Taken in 1890 by
missionaries to Korea, this picture
shows children in a Taek Kyon stance.
1147 to 1170: Soo
Bak Ki is believed to have peaked in popularity. This
was during the reign of King Uljong. Some historians
believe that it was during this period that nei-chia or
nae-gong (internal kung-fu) and wai-chia or wae-gong
(external kung-fu) was introduced in Korea. This time
period corresponds to China's Sung and Ming Dynasties.
1392 to 1907: Yi
Dynasty. Some historians of Karate believe that envoys
from Okinawa learned Soo Bak Ki from mainland China and
introduced it to Okinawa. A book on Soo Bak Ki was
published during the Yi Dynasty to act as a training aid
for the military.
1945:Karate (also known as Do-Te or Okinawa-Te). During
the years of Japanese occupation in Korea, the practice
of fighting arts was banned.
1936: The concept
of "Do" was introduced and "Karate" became "Karate-Do."
1945: Korea is
liberated from the Japanese. Quite a few Koreans (e.g.
Choi Hong Hi, Ro Byong Jik, Lee Won Kook and more), who
practiced Karate in Japan, brought their martial arts
training back to Korea after World War II.
In 1945, the
first organization to teach martial arts in Korea, Cho
Sun (Korean) Yeon Moo Kwan, which was to influence
Taekwondo, was formed. Judo, Karate-Do, Gom-Do
(swordsmanship), Kwon Bop (Chuan-Fa in Chinese and Kenpo
in Japanese) were taught.
1945 to 1955:
Taekwondo Kwans (associations) were formed: Chung Do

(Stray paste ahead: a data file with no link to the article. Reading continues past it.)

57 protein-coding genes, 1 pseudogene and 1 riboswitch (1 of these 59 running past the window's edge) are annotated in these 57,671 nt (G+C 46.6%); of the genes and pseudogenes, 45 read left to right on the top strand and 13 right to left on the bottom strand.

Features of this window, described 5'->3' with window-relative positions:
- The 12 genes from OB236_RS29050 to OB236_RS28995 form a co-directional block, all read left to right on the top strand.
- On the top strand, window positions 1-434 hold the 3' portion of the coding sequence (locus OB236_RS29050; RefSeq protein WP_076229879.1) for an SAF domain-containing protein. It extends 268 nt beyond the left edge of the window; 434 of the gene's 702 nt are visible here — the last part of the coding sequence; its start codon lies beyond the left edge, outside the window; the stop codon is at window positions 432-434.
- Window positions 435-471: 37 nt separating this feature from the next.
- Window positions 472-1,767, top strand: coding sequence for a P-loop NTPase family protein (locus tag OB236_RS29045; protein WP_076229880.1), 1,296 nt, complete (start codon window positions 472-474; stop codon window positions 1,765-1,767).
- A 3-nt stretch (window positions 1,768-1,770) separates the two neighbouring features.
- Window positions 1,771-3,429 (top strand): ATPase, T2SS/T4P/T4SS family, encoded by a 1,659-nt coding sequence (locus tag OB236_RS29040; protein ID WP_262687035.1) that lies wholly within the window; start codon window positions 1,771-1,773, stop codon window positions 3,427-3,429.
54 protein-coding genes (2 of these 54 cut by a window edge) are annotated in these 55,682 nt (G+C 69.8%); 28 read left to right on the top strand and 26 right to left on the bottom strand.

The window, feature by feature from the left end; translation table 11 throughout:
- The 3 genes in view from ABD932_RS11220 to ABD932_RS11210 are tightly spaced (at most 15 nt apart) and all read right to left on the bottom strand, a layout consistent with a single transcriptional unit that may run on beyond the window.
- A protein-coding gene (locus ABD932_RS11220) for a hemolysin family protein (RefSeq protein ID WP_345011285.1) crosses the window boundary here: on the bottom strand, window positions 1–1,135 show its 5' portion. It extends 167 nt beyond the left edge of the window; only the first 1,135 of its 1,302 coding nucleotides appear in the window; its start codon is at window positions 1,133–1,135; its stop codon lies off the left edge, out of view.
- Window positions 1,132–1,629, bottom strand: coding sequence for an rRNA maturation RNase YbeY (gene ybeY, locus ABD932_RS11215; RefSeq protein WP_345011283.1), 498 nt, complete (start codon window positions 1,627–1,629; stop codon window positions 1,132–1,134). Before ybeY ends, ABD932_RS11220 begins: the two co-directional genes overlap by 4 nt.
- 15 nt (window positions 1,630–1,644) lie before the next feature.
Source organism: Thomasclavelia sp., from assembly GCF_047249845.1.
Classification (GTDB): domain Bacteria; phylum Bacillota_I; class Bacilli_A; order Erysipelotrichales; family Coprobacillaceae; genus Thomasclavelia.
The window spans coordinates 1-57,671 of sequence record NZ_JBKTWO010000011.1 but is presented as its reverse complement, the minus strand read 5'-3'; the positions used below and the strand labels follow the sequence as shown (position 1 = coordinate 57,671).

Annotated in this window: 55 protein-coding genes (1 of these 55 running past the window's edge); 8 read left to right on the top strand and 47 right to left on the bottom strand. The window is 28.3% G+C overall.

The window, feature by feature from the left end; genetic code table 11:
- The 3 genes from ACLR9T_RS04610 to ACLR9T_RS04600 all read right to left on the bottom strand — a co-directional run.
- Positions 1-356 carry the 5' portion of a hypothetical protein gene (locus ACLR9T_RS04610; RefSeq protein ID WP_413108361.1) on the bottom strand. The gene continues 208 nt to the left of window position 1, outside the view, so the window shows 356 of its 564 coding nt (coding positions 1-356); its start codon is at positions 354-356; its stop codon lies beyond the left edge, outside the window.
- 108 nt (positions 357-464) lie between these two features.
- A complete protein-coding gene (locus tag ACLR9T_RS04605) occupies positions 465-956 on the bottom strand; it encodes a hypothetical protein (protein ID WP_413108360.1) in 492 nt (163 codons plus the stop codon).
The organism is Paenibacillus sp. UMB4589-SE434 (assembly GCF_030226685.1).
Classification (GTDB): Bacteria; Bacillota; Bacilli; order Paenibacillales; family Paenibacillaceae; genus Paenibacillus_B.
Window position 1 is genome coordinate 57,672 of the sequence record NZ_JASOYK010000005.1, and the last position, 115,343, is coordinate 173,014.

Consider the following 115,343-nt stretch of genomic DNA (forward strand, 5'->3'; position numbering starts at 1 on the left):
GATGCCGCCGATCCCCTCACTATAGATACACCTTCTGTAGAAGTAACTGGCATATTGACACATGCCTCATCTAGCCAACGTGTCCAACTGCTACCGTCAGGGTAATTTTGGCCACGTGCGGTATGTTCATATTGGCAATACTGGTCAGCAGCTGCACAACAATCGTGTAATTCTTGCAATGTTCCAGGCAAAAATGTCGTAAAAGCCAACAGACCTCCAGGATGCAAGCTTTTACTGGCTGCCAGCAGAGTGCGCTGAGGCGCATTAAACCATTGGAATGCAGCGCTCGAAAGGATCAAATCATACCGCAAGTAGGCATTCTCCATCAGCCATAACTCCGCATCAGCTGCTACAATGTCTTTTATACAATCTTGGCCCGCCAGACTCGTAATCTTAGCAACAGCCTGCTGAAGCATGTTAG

Kwan, Ji Do Kwan, Moo Duk Kwan, Oh Do Kwan, Chang Moo
Kwan, Kang Duk Won and Song Moo Kwan. The name Taekwondo
was created on April 11, 1955. For ten years, however,
Taekwondo was also called Gong Soo Do (meaning empty
hand), Tang Soo Doo (meaning China hand) and Soo Bak Do
(meaning fighting hand).
1961: The Korea
Tae Kwon Do Association was founded, recognizing the
nine Kwans. It then changed it name on September 16,
1961 to the Korea Tae Soo Do Association and then
changed back to the Korea Tae Kwon Do Association on
August 5, 1965.
1962: On June 20,
the Korea Athletic Union recognized Taekwondo as one of
its national competitions.
September 3, Taekwondo was officially recognized by the
Korean Athletic Union as a national event with seven
International Taekwondo Federation was founded.
International Taekwondo Federation reached 67 countries.
Kukkiwon was founded.
1973: On May 28,
the World Taekwondo Federation was founded. The First
World Taekwondo championship at the Kukkiwon was held.
By then, Taekwondo was being practiced in 108 countries
and 200 instructors were teaching in schools around the
International Taekwondo Federation introduces Taekwondo
to Poland, the former Soviet Union and North Korea.
becomes an official Olympic event.
The growth of
Taekwondo around the world from 1955 until now has been
astronomical. As a result, in 1994 Taekwondo was
recognized by the International Olympic Committee as an
official Olympic event and in 2000 it debuted as a medal
sport at the Sydney Olympics. The true Grandmasters of
Taekwondo around the world deserve wide recognition for
their untiring efforts in the promotion of Taekwondo,
and credit for the tremendous success and acceptance
Taekwondo has received.
Olympic fame is not Taekwondo's primary purpose. Perhaps
traditional original Taekwondo may be better for the